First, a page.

In contrast to CD200 expression, SLE patients had a decreased proportion of CD200R1+ cells in PBMC compared with HCs. This reduction was evident in CD4+ T cells, plasmacytoid DCs, and myeloid DCs (Figure 1C, D). CD200R1 mRNA expression in PBMC was also significantly lower in SLE patients than in HCs (Figure 1E). Of note, CD4+CD45RA+ naïve T cells had less CD200R1 expression than CD4+CD45RO+ memory T cells in both HCs and SLE patients (P < 0.05), and there was no significant difference between SLE patients and HCs (see Additional file 4).
Anti-CD200R1 antibody promotes T-cell receptor-driven proliferation of CD4+T cells in SLE patients
Next we set out to determine whether the defective CD200R1 expression by CD4+ T cells affects CD4+ T-cell function in SLE patients. As engagement of CD200R1 by CD200 is known to initiate signaling by inducing phosphorylation of docking protein 2 or the adaptor protein DOK2 (p56doc-2) , we initially determined whether soluble CD200Fc could influence CD200/CD200R1 signaling in CD4+ T cells by examining its effect on phosphorylation of DOK2. We found that CD200Fc induced phosphorylation of DOK2 in CD4+ T cells. This result is consistent with previously reported findings and indicates that soluble CD200Fc by engaging CD200R is an agonist of the CD200/CD200R1 signaling pathway, whereas anti-CD200R1 antibody, according to the product instructions, is an antagonist and can block the receptor-ligand interaction (see Additional file 5).
Understanding the action of these reagents, we next examined their effects on the proliferation of CD4+ T cells. We found after stimulation with anti-CD3/CD28 that CD200-Fc did not cause a significant change in cellular proliferation (evaluated by the cell division index) in either SLE patients or HCs (P > 0.05; Figure 3A). However, anti-CD200R1 promoted anti-CD3/CD28-stimulated proliferation of SLE CD4+ T cells in a concentration-dependent manner. In contrast, no effect was observed in HCs (Figure 3B). The cell division indexes in SLE T cells stimulated with anti-CD3/CD28 plus control IgG and with anti-CD3/CD28 plus anti-CD200R1 antibody at 20 ng/ml or 100 ng/ml were 0.87 ± 0.54, 1.43 ± 0.92, and 2.34 ± 1.85, respectively (P < 0.05). From this result, we concluded that antagonistic anti-CD200R1 antibody promoted T-cell receptor-driven proliferation of CD4+ T cells in SLE patients, implying that endogenous CD200-CD200R1 interactions limited T-cell proliferation in SLE patients.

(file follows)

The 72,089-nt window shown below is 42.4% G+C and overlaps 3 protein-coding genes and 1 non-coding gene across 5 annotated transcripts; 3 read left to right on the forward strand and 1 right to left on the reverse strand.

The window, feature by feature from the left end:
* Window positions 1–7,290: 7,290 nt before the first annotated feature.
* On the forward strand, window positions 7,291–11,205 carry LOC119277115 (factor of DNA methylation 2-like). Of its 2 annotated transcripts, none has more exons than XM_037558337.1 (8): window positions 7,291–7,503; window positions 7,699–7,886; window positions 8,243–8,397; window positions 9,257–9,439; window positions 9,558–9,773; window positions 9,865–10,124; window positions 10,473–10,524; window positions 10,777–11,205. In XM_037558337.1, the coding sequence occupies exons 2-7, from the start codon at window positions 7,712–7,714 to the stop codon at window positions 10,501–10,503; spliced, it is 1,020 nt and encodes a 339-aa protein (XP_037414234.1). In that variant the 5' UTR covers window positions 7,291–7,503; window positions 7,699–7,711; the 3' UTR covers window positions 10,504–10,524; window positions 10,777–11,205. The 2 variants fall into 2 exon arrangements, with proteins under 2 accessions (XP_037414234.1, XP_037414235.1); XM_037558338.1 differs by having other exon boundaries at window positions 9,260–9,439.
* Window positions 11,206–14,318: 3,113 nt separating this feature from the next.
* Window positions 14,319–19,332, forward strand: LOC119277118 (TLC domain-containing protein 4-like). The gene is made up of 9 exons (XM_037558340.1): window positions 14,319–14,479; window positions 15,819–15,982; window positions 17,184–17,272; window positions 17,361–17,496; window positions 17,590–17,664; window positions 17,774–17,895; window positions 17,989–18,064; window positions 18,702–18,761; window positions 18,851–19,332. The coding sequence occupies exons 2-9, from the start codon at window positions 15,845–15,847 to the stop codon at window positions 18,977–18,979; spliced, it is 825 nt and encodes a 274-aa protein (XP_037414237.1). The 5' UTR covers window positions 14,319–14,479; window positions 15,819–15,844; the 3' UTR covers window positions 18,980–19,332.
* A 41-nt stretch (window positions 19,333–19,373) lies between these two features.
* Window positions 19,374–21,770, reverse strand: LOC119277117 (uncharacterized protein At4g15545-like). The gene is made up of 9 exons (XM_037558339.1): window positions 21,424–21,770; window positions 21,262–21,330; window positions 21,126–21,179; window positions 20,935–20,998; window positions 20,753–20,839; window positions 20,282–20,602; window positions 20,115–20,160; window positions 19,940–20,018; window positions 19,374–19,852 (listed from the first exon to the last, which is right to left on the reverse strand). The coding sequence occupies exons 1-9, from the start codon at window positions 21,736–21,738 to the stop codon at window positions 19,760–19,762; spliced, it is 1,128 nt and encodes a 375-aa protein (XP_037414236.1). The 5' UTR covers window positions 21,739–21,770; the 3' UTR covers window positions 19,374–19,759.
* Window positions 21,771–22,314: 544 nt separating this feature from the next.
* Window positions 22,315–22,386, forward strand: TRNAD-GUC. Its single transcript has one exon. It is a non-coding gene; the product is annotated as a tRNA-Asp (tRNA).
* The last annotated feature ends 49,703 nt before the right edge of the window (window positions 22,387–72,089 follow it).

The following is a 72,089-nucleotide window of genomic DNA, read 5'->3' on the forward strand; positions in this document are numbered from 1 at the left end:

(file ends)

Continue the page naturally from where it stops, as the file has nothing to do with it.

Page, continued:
CD200 reduces CD4+T-cell differentiation into T-helper type 17 cells
The CD200/CD200R1 pathway has been suggested to affect the balance of cytokines, by repressing IL-2 (IFNγ) production and promoting IL-4 (IL-10) production, and to participate in transplantation tolerance . We therefore investigated whether CD200-CD200R1 signaling could affect human CD4+ T-cell differentiation. We found that, while the effect of the CD200-CD200R1 pathway on the T cells in HCs was negligible (see Additional file 6), CD200-Fc but not anti-CD200R1 reduced the percentage of Th17 cells (P < 0.05; Figure 4) in SLE patients, suggesting a role for CD200/CD200R signaling in regulating Th17 cell differentiation.
CD200 signaling rescues the defective generation of CD4+CD25highFoxP3+T cells in SLE patients